John K. Taber asked: "Well, I guess I'll ask again. Won't somebody take pity on an ignoramus, and explain to me what deflation is and why everybody is worried about it?"
Doyle I am not economist, I just play one in tv commercials. Assets like real estate, commodities like oil go down in price because of over production and other pricing mechanisms (like over building) which can not be worked out of the system any other way force the system whether country, or global exchange to lower the prices to sell. That general lowering of prices to make things once again profitable is a deflation. With an economic slowdown it becomes a depression. Recessions are an example of inflations of prices while business activity goes down.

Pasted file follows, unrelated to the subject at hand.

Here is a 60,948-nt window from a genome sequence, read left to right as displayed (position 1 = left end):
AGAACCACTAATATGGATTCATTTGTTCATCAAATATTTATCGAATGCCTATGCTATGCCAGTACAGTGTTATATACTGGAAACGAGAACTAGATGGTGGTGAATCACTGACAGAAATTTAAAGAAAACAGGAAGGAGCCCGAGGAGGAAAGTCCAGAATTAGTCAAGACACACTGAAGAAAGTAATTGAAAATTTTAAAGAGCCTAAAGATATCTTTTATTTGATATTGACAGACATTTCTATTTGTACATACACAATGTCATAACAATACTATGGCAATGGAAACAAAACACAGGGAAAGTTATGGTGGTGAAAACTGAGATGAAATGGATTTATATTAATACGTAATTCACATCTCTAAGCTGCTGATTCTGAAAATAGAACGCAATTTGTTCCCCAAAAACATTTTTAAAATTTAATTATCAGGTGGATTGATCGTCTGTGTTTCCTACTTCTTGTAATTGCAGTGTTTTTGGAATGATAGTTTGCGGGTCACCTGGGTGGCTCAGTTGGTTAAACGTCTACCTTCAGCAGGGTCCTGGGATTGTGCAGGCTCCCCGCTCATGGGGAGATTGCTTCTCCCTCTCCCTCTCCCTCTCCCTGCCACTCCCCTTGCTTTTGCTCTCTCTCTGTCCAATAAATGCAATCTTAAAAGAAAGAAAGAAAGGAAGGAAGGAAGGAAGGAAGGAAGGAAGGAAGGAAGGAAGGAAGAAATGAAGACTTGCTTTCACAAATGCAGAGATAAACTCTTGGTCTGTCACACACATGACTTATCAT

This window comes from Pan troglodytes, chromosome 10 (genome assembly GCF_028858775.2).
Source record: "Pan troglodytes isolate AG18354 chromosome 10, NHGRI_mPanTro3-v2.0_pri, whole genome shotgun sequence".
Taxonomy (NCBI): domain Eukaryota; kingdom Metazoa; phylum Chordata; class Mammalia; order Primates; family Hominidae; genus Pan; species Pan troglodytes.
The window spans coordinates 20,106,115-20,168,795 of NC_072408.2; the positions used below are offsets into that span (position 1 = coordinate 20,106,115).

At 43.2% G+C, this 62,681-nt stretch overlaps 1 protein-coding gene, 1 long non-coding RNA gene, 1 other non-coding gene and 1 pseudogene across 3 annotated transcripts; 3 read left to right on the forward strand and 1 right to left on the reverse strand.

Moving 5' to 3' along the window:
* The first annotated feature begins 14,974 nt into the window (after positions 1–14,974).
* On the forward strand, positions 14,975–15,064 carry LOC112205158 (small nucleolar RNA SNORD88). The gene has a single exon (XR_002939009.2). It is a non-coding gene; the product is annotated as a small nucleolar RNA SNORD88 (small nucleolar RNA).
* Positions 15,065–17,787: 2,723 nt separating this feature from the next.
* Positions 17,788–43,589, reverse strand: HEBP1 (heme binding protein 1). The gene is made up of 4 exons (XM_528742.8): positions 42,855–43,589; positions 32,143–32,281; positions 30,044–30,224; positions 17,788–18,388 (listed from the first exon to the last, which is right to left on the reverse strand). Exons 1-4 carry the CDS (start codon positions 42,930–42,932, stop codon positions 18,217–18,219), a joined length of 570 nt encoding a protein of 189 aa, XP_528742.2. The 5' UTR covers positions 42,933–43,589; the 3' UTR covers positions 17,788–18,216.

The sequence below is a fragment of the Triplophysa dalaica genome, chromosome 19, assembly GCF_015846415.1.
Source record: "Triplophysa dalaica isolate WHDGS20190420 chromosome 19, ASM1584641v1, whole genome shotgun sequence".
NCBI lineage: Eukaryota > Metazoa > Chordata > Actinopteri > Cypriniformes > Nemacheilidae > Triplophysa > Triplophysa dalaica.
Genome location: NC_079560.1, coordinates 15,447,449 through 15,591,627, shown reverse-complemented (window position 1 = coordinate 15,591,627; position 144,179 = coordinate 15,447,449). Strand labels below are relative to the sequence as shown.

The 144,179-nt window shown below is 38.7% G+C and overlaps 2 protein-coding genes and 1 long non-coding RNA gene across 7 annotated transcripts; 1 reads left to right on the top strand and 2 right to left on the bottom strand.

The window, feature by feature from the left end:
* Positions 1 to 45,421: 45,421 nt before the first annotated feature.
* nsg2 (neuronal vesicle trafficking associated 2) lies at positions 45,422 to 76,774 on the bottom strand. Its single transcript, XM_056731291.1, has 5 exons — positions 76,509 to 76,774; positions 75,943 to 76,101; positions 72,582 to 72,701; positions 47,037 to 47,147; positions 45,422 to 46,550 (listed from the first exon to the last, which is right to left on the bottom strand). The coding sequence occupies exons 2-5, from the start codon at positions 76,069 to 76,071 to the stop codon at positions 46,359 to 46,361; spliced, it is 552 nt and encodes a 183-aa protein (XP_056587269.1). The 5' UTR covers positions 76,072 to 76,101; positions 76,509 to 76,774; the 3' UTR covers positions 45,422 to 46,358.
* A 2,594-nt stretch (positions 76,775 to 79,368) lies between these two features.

Doyle Recessions are considered worker friendlier compared to depressions by liberal thinkers. Business downturns are all bad for workers because unemployment is used as the main means to make prices come back into profitable balance. In other words, by unemployment, labor costs are lowered, and thus making the profits rise on sold goods. But Depressions are swell for those who have bonds and recessions are bad for those who hold bonds because bond interest rates don't rise with the inflation. Whereas in a depression as prices go through the floor interest rates provide lots of old high money while everyone else can't seem to find a dime. So as a hedge in a depression there are traditional instruments like bonds (or gold though not seemingly this time) which the rich use to protect their wealth. Depressions tend to be deeper and nastier than recessions.
Doyle Much more could be said in a technical sense. For instance what is the mechanism which causes profit to rise and fall. Etc. So anyone else with enough technical know-how to reply?
regards, Doyle Saylor